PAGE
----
Friday, February 20, 2009
Competed for Palme d'Or at 2008 Cannes Film Festival, director Brillante Mendoza's new film "Serbis" (Philippines/France 2008, in Tagalog, 93 min.) tells a struggling Filipino family's miserable story.
In an inner city in Philippines next to noisy streets, a run-down adult movie theater called "Family" is not only the home for the extended Pineda family, but also the hustling ground for rent boys. The film's title "Serbis" means "service" in Tagalog, referring to sexual service the hustlers are providing inside the adult theater. The endless battle to keep the "family" business afloat and to resolve the conflicts among family members become daily routines inside the theater, and they consume away everybody's life, hopes, and dreams.
Like Brillante Mendoza's previous films ("Slingshot," "Foster Child," and "The Masseur"), the hand held camera follows the characters running up and down the theater to witness everything raw and uncensored. It is amazingly effective. The film makes me feel like that I am living with these characters — inside the smelly theater, enduring the unbearably heat, suppressing or unleashing the desire, coping with the desperation, and being suffocated by the horrible environment. I want to escape from this "Family" theater as much as the film's characters.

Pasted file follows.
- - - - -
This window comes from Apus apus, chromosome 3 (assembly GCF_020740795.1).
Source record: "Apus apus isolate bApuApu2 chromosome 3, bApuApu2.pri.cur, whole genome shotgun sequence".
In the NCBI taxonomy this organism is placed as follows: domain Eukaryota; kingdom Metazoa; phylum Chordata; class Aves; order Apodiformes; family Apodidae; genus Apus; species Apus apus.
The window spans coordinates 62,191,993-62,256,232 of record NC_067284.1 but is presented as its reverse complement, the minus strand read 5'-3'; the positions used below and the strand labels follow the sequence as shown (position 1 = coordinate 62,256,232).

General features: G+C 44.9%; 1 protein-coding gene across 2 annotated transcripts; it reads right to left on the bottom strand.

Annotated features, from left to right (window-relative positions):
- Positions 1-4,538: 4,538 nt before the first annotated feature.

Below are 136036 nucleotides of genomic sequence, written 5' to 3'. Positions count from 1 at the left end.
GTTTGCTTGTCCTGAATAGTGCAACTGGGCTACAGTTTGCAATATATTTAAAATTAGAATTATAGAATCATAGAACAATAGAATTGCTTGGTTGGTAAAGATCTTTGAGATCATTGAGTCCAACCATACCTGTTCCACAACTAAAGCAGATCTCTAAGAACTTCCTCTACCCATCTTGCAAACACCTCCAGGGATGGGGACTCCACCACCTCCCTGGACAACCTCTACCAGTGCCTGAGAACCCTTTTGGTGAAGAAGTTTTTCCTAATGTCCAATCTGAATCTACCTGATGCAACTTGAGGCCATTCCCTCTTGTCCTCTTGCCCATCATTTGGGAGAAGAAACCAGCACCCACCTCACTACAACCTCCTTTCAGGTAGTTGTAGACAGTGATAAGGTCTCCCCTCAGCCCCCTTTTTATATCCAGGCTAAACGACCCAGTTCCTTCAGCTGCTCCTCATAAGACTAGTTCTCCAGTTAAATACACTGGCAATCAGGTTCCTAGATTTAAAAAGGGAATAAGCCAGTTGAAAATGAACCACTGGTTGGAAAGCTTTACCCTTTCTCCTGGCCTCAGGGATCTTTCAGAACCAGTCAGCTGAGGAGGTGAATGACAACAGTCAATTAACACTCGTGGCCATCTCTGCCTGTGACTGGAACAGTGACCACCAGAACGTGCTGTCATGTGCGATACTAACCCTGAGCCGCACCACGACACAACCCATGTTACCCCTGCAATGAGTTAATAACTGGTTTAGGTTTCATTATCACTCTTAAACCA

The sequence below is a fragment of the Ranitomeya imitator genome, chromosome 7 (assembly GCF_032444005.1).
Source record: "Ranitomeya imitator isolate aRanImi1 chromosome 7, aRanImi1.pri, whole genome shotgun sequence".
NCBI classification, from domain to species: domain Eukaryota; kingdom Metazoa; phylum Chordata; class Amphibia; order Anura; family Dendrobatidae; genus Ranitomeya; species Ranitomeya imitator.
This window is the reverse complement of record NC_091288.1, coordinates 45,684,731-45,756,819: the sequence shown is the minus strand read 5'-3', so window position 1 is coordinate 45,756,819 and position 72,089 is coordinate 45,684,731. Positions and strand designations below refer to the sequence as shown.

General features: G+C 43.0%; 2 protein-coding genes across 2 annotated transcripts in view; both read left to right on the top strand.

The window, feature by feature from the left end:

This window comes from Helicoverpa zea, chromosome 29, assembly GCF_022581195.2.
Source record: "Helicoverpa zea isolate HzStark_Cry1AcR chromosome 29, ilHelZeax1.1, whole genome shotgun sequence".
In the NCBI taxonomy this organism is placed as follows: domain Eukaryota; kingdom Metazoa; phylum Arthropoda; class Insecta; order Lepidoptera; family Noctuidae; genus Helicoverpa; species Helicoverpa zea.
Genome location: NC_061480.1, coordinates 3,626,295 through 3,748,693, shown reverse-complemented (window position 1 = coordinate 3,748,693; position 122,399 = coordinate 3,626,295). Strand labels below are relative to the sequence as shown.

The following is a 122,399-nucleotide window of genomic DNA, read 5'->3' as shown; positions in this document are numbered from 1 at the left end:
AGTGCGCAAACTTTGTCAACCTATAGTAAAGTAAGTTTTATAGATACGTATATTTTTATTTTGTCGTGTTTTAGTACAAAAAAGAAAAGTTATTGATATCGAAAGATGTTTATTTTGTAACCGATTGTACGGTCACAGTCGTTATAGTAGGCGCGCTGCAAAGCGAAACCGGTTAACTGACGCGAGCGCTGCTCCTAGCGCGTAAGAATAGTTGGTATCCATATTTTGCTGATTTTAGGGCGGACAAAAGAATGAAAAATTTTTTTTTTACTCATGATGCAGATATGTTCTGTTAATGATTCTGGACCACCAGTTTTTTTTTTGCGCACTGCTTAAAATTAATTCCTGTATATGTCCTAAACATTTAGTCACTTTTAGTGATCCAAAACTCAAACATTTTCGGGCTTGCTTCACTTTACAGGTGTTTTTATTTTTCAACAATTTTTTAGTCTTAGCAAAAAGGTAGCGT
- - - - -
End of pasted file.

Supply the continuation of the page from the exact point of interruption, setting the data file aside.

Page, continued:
Apparently, the film has plenty shockers. I call them shockers because I don't see a clear connection between their existence and the storytelling. I am surprised by the very long opening credit (with the weird sound track) to begin with. Then I see the pain in the butt — a boil. After many more events, it's the end of the film...